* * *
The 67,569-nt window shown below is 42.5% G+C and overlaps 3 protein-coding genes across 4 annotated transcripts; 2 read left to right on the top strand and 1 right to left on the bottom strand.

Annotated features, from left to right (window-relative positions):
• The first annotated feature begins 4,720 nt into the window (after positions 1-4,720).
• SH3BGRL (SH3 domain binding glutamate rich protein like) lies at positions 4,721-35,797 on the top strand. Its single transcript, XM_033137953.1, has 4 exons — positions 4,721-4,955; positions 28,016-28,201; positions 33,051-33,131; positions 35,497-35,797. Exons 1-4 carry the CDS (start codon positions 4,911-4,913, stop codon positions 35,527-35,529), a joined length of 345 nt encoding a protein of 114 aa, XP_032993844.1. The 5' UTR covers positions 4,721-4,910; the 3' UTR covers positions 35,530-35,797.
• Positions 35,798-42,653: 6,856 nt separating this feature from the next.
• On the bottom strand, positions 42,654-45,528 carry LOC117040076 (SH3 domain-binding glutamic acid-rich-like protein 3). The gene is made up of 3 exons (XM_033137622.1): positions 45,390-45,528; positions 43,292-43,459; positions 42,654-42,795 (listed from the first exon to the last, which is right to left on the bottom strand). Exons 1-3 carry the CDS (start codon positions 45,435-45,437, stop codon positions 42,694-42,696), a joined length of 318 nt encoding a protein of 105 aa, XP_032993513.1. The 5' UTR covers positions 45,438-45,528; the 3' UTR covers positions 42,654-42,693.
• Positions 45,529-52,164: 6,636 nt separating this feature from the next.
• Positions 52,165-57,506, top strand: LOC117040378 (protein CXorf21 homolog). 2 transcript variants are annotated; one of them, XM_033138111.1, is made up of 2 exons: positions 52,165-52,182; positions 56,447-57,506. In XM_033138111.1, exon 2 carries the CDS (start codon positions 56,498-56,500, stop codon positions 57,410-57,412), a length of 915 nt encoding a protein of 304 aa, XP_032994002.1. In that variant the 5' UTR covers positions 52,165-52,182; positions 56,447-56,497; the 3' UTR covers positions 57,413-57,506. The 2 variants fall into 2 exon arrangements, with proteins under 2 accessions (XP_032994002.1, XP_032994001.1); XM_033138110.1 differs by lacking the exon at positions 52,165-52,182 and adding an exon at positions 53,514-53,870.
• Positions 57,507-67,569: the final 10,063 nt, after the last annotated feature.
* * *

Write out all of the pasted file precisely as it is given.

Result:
The 67,569-nt window shown below is 42.5% G+C and overlaps 3 protein-coding genes across 4 annotated transcripts; 2 read left to right on the top strand and 1 right to left on the bottom strand.

Annotated features, from left to right (window-relative positions):
• The first annotated feature begins 4,720 nt into the window (after positions 1-4,720).
• SH3BGRL (SH3 domain binding glutamate rich protein like) lies at positions 4,721-35,797 on the top strand. Its single transcript, XM_033137953.1, has 4 exons — positions 4,721-4,955; positions 28,016-28,201; positions 33,051-33,131; positions 35,497-35,797. Exons 1-4 carry the CDS (start codon positions 4,911-4,913, stop codon positions 35,527-35,529), a joined length of 345 nt encoding a protein of 114 aa, XP_032993844.1. The 5' UTR covers positions 4,721-4,910; the 3' UTR covers positions 35,530-35,797.
• Positions 35,798-42,653: 6,856 nt separating this feature from the next.
• On the bottom strand, positions 42,654-45,528 carry LOC117040076 (SH3 domain-binding glutamic acid-rich-like protein 3). The gene is made up of 3 exons (XM_033137622.1): positions 45,390-45,528; positions 43,292-43,459; positions 42,654-42,795 (listed from the first exon to the last, which is right to left on the bottom strand). Exons 1-3 carry the CDS (start codon positions 45,435-45,437, stop codon positions 42,694-42,696), a joined length of 318 nt encoding a protein of 105 aa, XP_032993513.1. The 5' UTR covers positions 45,438-45,528; the 3' UTR covers positions 42,654-42,693.
• Positions 45,529-52,164: 6,636 nt separating this feature from the next.
• Positions 52,165-57,506, top strand: LOC117040378 (protein CXorf21 homolog). 2 transcript variants are annotated; one of them, XM_033138111.1, is made up of 2 exons: positions 52,165-52,182; positions 56,447-57,506. In XM_033138111.1, exon 2 carries the CDS (start codon positions 56,498-56,500, stop codon positions 57,410-57,412), a length of 915 nt encoding a protein of 304 aa, XP_032994002.1. In that variant the 5' UTR covers positions 52,165-52,182; positions 56,447-56,497; the 3' UTR covers positions 57,413-57,506. The 2 variants fall into 2 exon arrangements, with proteins under 2 accessions (XP_032994002.1, XP_032994001.1); XM_033138110.1 differs by lacking the exon at positions 52,165-52,182 and adding an exon at positions 53,514-53,870.
• Positions 57,507-67,569: the final 10,063 nt, after the last annotated feature.